We seem to be getting a lot of posts asking the same question in slightly different terms. At the root of the argument is a desire to look past the historic concept of God's preceptive will and conflate a preceptive desire with a decretive one. In doing so you are either redefining words to create confusion (or as some would say "mystery") or you are actually approaching Amyraldism.

So is it true, then, that in God's preceptive will He desires all(meaning all) men to be saved?

That's what I was trying to get at with "in some sense".

EDIT: MarrowMan, which position?
 

cih1355

Puritan Board Junior
We seem to be getting a lot of posts asking the same question in slightly different terms. At the root of the argument is a desire to look past the historic concept of God's preceptive will and conflate a preceptive desire with a decretive one. In doing so you are either redefining words to create confusion (or as some would say "mystery") or you are actually approaching Amyraldism.

So is it true, then, that in God's preceptive will He desires all(meaning all) men to be saved?

That's what I was trying to get at with "in some sense".

EDIT: MarrowMan, which position?

I think what is meant by, "in some sense", is that God commands all men to come to Christ.

God did not make a plan that all men will be saved. He is not attempting to save everyone. He does not intend to save everyone.
 

Hippo

Puritan Board Junior
We seem to be getting a lot of posts asking the same question in slightly different terms. At the root of the argument is a desire to look past the historic concept of God's preceptive will and conflate a preceptive desire with a decretive one. In doing so you are either redefining words to create confusion (or as some would say "mystery") or you are actually approaching Amyraldism.

So is it true, then, that in God's preceptive will He desires all(meaning all) men to be saved?

That's what I was trying to get at with "in some sense".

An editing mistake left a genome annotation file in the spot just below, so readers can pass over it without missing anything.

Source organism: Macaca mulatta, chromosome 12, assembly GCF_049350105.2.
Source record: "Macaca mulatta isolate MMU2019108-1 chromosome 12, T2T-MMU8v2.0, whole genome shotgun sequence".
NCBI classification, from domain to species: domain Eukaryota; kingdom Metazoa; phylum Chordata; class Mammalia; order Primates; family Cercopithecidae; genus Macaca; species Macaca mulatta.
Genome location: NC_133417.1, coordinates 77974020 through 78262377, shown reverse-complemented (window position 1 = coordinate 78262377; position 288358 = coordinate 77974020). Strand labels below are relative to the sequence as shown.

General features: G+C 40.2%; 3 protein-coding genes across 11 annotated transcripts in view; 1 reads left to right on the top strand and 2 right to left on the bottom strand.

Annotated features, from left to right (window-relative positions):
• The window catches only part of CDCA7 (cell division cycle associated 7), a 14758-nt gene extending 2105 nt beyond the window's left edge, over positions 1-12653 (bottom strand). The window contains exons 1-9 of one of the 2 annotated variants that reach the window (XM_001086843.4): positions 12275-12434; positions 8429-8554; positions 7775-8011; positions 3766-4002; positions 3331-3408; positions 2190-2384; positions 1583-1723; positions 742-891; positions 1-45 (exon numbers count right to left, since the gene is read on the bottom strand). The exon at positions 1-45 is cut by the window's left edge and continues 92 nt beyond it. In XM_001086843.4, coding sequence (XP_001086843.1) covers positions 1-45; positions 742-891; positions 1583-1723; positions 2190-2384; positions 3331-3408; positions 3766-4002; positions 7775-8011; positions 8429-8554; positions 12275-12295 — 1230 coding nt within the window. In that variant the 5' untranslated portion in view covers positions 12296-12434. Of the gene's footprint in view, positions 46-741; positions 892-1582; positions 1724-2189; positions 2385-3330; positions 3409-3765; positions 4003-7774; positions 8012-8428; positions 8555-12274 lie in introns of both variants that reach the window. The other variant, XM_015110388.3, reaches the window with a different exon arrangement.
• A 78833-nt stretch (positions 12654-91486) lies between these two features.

EDIT: MarrowMan, which position?

Why is this important to you?

I would hope that you are not planning to tell people that God desires their salvation without fully explaining the context in which "desire" is being used, that would be seriously misleading.
 

discipulo

Puritan Board Junior
I would hope that you are not planning to tell people that God desires their salvation without fully explaining the context in which "desire" is being used, that would be seriously misleading.

Absolutely. On that we certainly must all agree

Between the Perceptive will and the Decretive will, some sound men placed some distinction.

emphasis added

Though the efficacy and benefits be certainly intended to believers, yet God’s offer of Christ, and the publication of the gospel is general: Isa. lv. 1‘Ho, every one that thirsteth, come to the waters;’ Rev. xxii. 17, Whosoever will, let him take of the water of life freely.’ Such commands being rather an intimation of what he would have us do than what he intendeth we shall do; of the creature’s duty rather than of God’s (...decretive...) will. It is the will (...preceptive...) of God’s pleasure that they ought to seek after an interest in Christ. So it is said, 1 Tim ii. 4, ‘God will have all men to be saved, and to come to the knowledge of the truth;’ voluntate praecepti, by the will of his command: and by virtue of this we are bidden to preach the gospel to every creature, Mark xvi. 16. To the making it effectual, there is required not only God’s will, but God’s grace…

Thomas Manton, Works, 3:334

God delights in the conversion and eternal life of the sinner, as a thing pleasing in itself, and congruous with His own infinitely compassionate nature, rather than in his perdition; and therefore demands from man, as an act due from him, to turn if he would live. But although He does not will, in the sense of delighting in, the death of the sinner, He at the same time wills, in the sense of decreeing, the death of the sinner for the display of His justice. Even as an upright magistrate, though he does not delight in and desire the death of the criminal, yet determines to inflict the just penalty of the law."

Francis Turretin - Institutes of Elenctic Theology IV ch. XVII . 33
 

Skyler

Puritan Board Graduate
We seem to be getting a lot of posts asking the same question in slightly different terms. At the root of the argument is a desire to look past the historic concept of God's preceptive will and conflate a preceptive desire with a decretive one. In doing so you are either redefining words to create confusion (or as some would say "mystery") or you are actually approaching Amyraldism.